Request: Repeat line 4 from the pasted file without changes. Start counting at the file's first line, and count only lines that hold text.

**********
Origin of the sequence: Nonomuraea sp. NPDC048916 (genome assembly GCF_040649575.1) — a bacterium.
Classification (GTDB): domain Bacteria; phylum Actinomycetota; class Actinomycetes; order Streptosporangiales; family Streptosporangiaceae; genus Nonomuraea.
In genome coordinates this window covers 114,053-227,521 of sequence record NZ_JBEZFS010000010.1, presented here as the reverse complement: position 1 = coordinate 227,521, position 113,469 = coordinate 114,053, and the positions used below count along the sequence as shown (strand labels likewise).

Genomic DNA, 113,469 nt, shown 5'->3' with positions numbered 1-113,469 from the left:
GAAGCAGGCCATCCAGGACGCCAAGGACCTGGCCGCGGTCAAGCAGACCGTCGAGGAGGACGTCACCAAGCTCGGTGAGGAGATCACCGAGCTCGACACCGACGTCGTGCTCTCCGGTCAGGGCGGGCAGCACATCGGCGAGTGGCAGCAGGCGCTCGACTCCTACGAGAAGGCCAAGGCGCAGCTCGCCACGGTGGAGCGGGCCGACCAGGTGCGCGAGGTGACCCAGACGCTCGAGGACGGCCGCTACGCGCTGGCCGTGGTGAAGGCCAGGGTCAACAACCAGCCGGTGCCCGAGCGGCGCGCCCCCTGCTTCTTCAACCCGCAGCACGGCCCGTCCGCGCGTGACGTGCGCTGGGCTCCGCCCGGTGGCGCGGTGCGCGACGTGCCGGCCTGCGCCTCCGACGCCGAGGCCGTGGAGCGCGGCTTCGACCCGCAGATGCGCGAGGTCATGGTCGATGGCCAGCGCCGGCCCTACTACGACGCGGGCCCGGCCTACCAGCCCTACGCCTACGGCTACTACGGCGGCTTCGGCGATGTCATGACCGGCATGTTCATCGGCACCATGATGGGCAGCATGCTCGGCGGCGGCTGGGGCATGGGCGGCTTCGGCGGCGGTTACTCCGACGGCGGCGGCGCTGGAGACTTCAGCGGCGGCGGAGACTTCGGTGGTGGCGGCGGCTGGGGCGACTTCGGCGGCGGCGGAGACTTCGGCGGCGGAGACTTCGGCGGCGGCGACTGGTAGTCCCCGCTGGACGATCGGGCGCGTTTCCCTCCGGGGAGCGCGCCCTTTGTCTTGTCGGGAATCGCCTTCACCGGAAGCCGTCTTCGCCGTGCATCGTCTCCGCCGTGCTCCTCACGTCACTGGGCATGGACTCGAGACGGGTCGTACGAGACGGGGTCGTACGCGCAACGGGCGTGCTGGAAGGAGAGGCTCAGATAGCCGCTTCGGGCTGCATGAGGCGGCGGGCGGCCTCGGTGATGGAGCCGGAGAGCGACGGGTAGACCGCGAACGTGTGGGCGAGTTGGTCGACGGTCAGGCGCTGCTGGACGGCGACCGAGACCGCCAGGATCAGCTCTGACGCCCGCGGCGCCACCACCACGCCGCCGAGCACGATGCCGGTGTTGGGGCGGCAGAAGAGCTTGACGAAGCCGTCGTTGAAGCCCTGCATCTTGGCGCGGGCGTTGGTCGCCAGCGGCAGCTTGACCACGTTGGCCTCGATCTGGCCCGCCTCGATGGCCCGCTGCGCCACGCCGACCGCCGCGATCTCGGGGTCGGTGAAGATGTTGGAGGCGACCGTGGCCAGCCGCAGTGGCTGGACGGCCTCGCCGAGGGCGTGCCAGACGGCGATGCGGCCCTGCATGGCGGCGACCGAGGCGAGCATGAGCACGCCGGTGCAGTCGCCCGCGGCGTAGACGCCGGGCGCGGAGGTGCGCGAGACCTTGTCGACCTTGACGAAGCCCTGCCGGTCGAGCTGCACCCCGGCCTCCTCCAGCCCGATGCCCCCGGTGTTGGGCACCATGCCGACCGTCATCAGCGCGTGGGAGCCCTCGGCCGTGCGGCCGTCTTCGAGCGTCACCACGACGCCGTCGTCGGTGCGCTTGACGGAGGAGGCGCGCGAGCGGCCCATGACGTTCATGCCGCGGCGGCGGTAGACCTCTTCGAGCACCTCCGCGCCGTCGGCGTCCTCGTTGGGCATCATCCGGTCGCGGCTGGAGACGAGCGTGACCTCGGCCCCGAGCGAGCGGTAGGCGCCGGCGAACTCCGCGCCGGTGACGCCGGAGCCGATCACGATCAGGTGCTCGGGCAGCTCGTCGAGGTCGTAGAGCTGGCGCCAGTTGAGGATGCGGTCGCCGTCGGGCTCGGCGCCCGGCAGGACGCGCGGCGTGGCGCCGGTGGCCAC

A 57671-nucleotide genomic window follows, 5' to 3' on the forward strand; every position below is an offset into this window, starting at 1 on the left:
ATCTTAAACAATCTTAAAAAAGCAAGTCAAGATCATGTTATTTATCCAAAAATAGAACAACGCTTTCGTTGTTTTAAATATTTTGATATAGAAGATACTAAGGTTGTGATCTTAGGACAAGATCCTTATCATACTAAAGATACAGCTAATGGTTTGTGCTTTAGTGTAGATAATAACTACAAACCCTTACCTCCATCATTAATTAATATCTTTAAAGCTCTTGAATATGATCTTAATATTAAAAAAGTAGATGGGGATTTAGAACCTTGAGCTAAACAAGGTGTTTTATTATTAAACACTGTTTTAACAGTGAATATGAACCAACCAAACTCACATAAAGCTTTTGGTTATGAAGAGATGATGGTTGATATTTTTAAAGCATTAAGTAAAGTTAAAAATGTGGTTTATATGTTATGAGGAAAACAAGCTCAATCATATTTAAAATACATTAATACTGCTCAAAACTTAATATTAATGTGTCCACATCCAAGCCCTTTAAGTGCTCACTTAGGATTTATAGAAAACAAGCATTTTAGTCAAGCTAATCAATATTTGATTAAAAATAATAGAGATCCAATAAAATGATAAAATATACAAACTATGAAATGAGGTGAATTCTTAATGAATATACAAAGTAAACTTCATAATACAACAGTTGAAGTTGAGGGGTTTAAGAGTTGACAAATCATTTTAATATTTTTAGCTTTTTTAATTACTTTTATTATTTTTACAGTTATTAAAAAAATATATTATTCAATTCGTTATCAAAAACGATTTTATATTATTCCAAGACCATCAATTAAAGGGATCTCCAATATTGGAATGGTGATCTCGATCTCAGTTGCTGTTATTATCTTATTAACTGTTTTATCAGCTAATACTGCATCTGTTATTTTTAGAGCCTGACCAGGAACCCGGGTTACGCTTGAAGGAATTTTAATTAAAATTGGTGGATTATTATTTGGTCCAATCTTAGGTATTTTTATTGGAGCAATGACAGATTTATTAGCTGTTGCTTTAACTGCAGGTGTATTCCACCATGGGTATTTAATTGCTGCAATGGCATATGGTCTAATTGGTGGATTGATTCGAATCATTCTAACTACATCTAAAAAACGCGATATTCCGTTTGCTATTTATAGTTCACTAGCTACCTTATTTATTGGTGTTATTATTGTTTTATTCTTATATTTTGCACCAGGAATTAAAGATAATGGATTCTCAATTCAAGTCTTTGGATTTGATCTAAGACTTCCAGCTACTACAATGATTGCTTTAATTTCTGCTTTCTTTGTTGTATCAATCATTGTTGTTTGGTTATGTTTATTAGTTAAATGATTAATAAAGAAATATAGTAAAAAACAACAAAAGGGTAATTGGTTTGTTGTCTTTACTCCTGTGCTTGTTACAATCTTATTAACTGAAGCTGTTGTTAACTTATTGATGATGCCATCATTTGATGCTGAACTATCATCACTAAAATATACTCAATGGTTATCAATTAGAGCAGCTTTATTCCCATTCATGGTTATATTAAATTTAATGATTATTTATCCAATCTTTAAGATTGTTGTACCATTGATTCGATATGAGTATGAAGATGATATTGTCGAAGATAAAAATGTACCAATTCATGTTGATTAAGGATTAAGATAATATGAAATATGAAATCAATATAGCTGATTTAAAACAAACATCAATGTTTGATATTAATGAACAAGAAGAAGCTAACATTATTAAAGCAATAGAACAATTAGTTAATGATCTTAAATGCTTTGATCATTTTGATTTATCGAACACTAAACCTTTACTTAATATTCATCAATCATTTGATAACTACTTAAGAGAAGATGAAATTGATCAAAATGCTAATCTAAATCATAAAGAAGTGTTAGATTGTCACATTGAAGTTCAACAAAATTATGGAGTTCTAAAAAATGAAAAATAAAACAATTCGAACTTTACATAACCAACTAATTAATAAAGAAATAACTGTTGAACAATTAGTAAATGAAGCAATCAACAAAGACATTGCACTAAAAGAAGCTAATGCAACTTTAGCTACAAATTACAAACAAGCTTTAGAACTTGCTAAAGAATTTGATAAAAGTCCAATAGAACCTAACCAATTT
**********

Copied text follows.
Genomic DNA, 113,469 nt, shown 5'->3' with positions numbered 1-113,469 from the left: